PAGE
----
What is it like to live and work in Dordogne?
PUBLISHED: 12:07 16 January 2018 | UPDATED: 12:07 16 January 2018
Brit Amanda Pattinson and her husband moved to a small village near Eymet in Dordogne in October 2016 from where she runs her online business selling handmade chocolates
What were you doing before you moved to France and what prompted you to make the move?
When I lived in the UK I had a food business making savoury goods, which I sold through farmers’ markets, events and fairs. After a few years of making pies I decided to train as a chocolatier. My move to France was prompted by my husband who had holidayed in France for several years before we met and, because he obviously enjoyed being in France, like so many people, he decided to buy a holiday home here which is where we now live.
What attracted you to Dordogne?
My husband decided the general location as he was more familiar with the area than me. That said, I do like the ‘Englishness’ of the local area but also the ability to be able to travel to completely different parts in only a few hours.
What led you to set up the online shop?
I’ve had my online shop, Chocoterie, for about five years now. It came about because once I became a chocolatier I wanted to reach a wider audience, and in fact it’s allowed me to reach a worldwide audience, which has helped my business grow considerably. Setting up online was much more practical and cost-effective than having a bricks-and-mortar shop. It would be nice, however, to have a ‘real’ shop one day, but that at the moment is only something I can dream about.
Tell us about the business...
The aim of the business is to bring high quality handmade chocolates, biscuits and other sweet products to our customers. We specialise in gift baskets which are popular all year round and as we can ship almost anywhere, we are able to offer a great gift solution for those who have friends and family in different countries. These days we tend to have a steady work flow throughout the year, however, as we make chocolate it’s natural that our business is seasonal, so Christmas through to Easter is our busiest time. When the temperature rises in the height of summer it isn’t always practical to make chocolate, which means we just have to take time off to enjoy the sun! Don’t miss 15% off online orders at La Chocoterie! Ends 31 December, just quote the code: Laviefrance 15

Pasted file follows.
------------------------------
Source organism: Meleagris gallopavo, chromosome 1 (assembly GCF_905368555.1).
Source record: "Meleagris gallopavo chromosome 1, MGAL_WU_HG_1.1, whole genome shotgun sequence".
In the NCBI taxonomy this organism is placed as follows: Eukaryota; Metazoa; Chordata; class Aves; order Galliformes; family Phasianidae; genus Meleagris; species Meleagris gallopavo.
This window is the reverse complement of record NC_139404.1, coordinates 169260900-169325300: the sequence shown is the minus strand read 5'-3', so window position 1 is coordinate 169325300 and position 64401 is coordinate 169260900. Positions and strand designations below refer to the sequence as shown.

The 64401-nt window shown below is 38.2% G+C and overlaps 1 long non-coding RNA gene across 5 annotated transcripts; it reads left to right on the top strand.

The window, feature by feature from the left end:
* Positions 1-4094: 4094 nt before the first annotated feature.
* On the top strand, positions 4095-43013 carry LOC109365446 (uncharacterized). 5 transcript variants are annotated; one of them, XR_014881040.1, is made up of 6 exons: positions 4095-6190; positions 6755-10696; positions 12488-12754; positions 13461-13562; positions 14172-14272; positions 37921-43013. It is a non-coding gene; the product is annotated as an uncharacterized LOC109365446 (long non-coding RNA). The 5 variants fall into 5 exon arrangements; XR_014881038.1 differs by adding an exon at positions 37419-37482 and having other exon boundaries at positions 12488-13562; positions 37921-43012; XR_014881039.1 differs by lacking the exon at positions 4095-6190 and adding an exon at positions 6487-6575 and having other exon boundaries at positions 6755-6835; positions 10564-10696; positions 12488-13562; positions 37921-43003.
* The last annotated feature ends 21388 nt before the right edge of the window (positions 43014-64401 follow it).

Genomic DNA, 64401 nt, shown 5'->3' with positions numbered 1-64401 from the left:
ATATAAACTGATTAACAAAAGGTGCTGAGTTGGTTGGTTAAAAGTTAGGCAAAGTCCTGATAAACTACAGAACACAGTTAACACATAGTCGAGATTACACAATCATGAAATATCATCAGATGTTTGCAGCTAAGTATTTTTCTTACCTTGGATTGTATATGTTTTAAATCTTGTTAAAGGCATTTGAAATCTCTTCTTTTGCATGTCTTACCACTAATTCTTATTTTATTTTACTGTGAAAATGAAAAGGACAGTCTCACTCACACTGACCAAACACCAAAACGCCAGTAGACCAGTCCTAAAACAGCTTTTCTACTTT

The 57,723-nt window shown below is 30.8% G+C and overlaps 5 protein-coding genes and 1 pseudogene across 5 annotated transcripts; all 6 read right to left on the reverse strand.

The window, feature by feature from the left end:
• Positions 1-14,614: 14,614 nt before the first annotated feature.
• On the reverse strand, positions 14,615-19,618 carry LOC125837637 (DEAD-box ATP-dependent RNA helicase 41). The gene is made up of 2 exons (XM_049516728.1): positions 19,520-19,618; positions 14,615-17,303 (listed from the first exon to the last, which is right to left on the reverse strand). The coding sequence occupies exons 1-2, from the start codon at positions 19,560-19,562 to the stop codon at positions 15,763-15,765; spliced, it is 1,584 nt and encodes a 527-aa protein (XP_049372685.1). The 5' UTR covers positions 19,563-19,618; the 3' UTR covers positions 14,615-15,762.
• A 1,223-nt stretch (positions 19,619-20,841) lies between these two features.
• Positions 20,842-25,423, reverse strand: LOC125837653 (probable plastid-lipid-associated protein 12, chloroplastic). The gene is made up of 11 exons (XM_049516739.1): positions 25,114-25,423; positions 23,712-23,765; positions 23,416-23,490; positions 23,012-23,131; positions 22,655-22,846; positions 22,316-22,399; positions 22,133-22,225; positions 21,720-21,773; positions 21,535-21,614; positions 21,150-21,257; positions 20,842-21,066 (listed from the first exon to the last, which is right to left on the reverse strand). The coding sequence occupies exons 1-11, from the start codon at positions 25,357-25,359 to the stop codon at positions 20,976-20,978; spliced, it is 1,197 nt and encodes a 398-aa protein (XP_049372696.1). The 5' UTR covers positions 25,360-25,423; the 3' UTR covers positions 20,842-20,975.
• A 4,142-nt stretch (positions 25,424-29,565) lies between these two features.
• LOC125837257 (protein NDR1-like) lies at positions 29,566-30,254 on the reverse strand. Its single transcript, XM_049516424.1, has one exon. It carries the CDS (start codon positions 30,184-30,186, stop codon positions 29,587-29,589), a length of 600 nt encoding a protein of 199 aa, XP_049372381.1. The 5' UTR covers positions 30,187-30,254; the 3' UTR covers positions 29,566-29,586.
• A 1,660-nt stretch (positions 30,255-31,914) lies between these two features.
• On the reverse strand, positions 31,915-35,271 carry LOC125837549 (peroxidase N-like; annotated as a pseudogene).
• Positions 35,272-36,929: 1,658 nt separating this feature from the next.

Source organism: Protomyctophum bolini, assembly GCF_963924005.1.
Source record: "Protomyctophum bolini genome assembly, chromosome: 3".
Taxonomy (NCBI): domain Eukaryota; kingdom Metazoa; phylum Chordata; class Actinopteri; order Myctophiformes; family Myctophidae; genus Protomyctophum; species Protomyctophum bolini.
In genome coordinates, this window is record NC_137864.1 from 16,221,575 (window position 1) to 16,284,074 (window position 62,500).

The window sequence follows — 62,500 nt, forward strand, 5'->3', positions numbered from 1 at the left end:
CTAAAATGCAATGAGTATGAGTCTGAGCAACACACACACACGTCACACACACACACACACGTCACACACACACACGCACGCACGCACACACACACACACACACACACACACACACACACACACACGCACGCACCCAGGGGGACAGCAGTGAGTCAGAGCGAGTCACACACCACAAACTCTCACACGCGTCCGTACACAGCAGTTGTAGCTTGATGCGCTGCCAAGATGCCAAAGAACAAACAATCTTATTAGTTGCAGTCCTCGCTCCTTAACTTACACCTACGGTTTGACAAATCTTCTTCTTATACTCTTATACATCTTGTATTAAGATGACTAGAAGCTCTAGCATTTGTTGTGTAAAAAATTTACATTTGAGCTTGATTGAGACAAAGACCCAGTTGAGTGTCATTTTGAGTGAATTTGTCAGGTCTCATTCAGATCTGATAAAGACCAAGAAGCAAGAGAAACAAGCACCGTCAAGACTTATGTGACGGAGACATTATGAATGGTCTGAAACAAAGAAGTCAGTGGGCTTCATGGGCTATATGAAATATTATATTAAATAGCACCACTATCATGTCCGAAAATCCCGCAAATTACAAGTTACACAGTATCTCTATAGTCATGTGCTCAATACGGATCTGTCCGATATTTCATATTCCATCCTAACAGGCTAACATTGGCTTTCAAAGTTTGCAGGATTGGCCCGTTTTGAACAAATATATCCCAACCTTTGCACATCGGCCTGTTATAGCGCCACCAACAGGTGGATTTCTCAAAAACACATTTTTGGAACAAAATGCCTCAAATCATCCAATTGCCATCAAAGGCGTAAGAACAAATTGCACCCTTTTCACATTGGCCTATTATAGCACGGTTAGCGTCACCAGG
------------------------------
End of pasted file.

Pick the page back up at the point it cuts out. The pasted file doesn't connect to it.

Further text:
Dordogne is very popular with tourists and expats alike – where’s your favourite spot?
I have to admit I still haven’t travelled extensively throughout Dordogne, however I do like the Sarlat area – it is very different from where we live. I love the differences in architecture and landscape throughout these parts. More locally, though, Duras is popular with expats and tourists – there are some very good restaurants there which we like to eat at.
What do you most enjoy about living in Dordogne?
For me, life here is especially good because I love being outside and enjoying the countryside. In our little bit of Dordogne we have wide-open spaces and big skies. Because we are in a rural area, at night there is little or no light pollution so we have a spectacular view of the stars and can quite easily see the Milky Way.
What is it like throughout the seasons?
Obviously summer can be very hot but usually the extreme 40ºC plus only lasts for a few days. For me the best time is May and October. Winters can be very cold; it’s not unusual to have several weeks with night-time temperatures around -8 to -10ºC and daytime at freezing. The coldest I’ve experienced so far is -17 ºC but only for one night. There’s not a great deal to do in the winter so we have to make our own entertainment.
Where is your favourite market in Dordogne, and why?
Issigeac is about 25 minutes from us and the market takes place in the narrow streets of the medieval village. It’s particularly good for local produce.
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